By Consumers For Quality Care, on September 22, 2021
According to Nevada Public Radio, a new study from the National Institute on Drug Abuse found that the rate of opioid death among Black Americans increased by 38 percent from 2018 to 2019, while rates for other racial and ethnic groups remained the same.
Earlier on in the opioid crisis, Black Americans had lower rates of overdose deaths than white Americans, but in 2013, those rates began increasing while white American rates began to level off.
However, racial disparities in addiction treatment persist. According to Dr. Nora Volkow, director of the National Institute of Drug Abuse (NIDA), Black Americans are less likely to be prescribed medications for opioid use disorder, like buprenorphine, that have been shown to be effective in preventing overdoses. Long-standing barriers to health insurance, narrow networks for mental health providers and other barriers to treatment only compound these disparities.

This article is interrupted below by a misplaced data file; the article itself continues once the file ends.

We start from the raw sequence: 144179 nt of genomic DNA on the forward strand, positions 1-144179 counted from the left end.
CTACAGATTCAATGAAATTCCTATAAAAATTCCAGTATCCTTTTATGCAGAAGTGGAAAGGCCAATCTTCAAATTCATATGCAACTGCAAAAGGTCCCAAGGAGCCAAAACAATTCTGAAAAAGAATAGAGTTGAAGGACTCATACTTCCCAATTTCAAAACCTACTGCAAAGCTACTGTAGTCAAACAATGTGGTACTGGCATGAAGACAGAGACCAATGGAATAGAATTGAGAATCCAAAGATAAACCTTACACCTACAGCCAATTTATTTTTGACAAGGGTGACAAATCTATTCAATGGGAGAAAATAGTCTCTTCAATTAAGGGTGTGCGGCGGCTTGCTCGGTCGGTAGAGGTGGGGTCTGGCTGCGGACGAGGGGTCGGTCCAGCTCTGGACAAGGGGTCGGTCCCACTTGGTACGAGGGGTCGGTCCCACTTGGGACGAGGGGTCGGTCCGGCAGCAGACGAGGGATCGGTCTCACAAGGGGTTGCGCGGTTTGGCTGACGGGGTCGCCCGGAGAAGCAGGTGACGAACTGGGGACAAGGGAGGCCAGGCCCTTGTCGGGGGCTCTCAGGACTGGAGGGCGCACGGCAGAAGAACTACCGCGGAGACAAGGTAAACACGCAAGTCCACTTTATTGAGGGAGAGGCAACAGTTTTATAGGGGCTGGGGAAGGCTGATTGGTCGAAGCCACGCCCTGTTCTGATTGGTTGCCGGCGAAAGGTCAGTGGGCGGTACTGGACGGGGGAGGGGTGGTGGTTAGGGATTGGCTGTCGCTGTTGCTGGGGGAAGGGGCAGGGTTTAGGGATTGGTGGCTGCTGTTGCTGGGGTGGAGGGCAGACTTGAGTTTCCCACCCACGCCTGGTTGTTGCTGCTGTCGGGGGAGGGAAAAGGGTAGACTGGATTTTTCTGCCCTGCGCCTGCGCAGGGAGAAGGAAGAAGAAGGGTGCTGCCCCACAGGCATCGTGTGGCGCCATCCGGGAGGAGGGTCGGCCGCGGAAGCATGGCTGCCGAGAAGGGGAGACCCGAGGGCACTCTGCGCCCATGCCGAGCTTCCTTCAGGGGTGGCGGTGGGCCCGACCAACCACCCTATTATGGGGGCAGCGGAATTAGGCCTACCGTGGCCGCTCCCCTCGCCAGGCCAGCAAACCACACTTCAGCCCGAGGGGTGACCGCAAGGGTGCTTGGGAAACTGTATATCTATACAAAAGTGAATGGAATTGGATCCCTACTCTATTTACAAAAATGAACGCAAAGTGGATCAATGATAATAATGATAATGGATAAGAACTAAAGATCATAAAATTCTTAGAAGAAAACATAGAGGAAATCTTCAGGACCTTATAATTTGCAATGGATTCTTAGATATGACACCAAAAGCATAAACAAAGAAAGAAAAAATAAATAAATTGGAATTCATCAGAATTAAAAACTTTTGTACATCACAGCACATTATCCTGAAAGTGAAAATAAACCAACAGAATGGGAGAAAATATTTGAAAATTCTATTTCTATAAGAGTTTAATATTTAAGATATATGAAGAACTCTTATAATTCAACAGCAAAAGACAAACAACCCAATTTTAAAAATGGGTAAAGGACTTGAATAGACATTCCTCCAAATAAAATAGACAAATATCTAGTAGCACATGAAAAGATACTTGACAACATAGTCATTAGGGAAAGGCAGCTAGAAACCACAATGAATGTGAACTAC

“It’s inner city communities that have been most affected by addiction, where the problem was neglected for four decades,” says Dr. Andrew Kolodny, the medical director for opioid policy research at Brandeis University’s Heller School for Social Policy and Management. “It wasn’t really until we saw a drug crisis affecting white communities that we started to see the resources from Congress.”
Policymakers must address these racial disparities in health care to ensure equal access and treatment for all.